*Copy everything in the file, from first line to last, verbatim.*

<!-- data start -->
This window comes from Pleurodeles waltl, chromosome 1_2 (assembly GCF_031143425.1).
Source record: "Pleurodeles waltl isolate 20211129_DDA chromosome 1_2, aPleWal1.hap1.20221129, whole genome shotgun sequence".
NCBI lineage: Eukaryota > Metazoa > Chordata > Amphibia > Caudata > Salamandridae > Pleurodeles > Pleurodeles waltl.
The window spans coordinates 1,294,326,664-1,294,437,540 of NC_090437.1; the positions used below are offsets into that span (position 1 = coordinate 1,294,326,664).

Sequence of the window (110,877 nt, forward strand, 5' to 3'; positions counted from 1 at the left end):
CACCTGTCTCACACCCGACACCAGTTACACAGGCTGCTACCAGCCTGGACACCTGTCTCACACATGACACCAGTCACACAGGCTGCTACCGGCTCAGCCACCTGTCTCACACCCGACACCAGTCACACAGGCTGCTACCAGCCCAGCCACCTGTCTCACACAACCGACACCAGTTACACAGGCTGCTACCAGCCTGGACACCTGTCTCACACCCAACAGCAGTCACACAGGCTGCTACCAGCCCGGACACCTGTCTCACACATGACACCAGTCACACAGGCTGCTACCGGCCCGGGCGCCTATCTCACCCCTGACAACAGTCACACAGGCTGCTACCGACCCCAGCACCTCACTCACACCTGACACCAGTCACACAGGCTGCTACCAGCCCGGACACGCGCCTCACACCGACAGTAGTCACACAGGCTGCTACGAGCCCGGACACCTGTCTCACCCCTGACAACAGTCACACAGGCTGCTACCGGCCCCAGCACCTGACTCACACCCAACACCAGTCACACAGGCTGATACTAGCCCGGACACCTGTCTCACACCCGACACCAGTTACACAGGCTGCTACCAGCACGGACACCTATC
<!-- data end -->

This window comes from Pleurodeles waltl, chromosome 1_2 (assembly GCF_031143425.1).
Source record: "Pleurodeles waltl isolate 20211129_DDA chromosome 1_2, aPleWal1.hap1.20221129, whole genome shotgun sequence".
NCBI lineage: Eukaryota > Metazoa > Chordata > Amphibia > Caudata > Salamandridae > Pleurodeles > Pleurodeles waltl.
The window spans coordinates 1,294,326,664-1,294,437,540 of NC_090437.1; the positions used below are offsets into that span (position 1 = coordinate 1,294,326,664).

Sequence of the window (110,877 nt, forward strand, 5' to 3'; positions counted from 1 at the left end):
CACCTGTCTCACACCCGACACCAGTTACACAGGCTGCTACCAGCCTGGACACCTGTCTCACACATGACACCAGTCACACAGGCTGCTACCGGCTCAGCCACCTGTCTCACACCCGACACCAGTCACACAGGCTGCTACCAGCCCAGCCACCTGTCTCACACAACCGACACCAGTTACACAGGCTGCTACCAGCCTGGACACCTGTCTCACACCCAACAGCAGTCACACAGGCTGCTACCAGCCCGGACACCTGTCTCACACATGACACCAGTCACACAGGCTGCTACCGGCCCGGGCGCCTATCTCACCCCTGACAACAGTCACACAGGCTGCTACCGACCCCAGCACCTCACTCACACCTGACACCAGTCACACAGGCTGCTACCAGCCCGGACACGCGCCTCACACCGACAGTAGTCACACAGGCTGCTACGAGCCCGGACACCTGTCTCACCCCTGACAACAGTCACACAGGCTGCTACCGGCCCCAGCACCTGACTCACACCCAACACCAGTCACACAGGCTGATACTAGCCCGGACACCTGTCTCACACCCGACACCAGTTACACAGGCTGCTACCAGCACGGACACCTATC